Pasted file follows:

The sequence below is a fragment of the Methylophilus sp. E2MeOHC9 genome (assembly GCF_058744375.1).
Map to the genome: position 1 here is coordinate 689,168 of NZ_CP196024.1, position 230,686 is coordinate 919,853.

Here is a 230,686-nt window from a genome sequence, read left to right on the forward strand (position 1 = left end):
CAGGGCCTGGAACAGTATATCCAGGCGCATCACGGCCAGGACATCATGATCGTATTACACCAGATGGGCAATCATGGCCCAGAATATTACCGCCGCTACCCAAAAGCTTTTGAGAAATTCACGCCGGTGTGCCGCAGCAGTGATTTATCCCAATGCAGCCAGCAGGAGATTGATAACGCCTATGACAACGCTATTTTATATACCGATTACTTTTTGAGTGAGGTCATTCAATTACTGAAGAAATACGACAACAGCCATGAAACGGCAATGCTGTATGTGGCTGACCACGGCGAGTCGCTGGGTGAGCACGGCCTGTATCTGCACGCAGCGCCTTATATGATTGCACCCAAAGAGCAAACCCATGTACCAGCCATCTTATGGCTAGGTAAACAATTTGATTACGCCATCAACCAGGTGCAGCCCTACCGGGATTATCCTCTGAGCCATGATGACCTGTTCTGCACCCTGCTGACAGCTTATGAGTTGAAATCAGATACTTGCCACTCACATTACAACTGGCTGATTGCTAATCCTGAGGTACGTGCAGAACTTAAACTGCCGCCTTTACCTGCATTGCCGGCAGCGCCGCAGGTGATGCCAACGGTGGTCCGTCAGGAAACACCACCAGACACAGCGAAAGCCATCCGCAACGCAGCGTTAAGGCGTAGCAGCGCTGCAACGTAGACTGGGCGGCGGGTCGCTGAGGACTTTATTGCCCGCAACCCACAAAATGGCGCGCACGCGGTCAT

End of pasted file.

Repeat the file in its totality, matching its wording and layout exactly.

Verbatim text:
The sequence below is a fragment of the Methylophilus sp. E2MeOHC9 genome (assembly GCF_058744375.1).
Map to the genome: position 1 here is coordinate 689,168 of NZ_CP196024.1, position 230,686 is coordinate 919,853.

Here is a 230,686-nt window from a genome sequence, read left to right on the forward strand (position 1 = left end):
CAGGGCCTGGAACAGTATATCCAGGCGCATCACGGCCAGGACATCATGATCGTATTACACCAGATGGGCAATCATGGCCCAGAATATTACCGCCGCTACCCAAAAGCTTTTGAGAAATTCACGCCGGTGTGCCGCAGCAGTGATTTATCCCAATGCAGCCAGCAGGAGATTGATAACGCCTATGACAACGCTATTTTATATACCGATTACTTTTTGAGTGAGGTCATTCAATTACTGAAGAAATACGACAACAGCCATGAAACGGCAATGCTGTATGTGGCTGACCACGGCGAGTCGCTGGGTGAGCACGGCCTGTATCTGCACGCAGCGCCTTATATGATTGCACCCAAAGAGCAAACCCATGTACCAGCCATCTTATGGCTAGGTAAACAATTTGATTACGCCATCAACCAGGTGCAGCCCTACCGGGATTATCCTCTGAGCCATGATGACCTGTTCTGCACCCTGCTGACAGCTTATGAGTTGAAATCAGATACTTGCCACTCACATTACAACTGGCTGATTGCTAATCCTGAGGTACGTGCAGAACTTAAACTGCCGCCTTTACCTGCATTGCCGGCAGCGCCGCAGGTGATGCCAACGGTGGTCCGTCAGGAAACACCACCAGACACAGCGAAAGCCATCCGCAACGCAGCGTTAAGGCGTAGCAGCGCTGCAACGTAGACTGGGCGGCGGGTCGCTGAGGACTTTATTGCCCGCAACCCACAAAATGGCGCGCACGCGGTCAT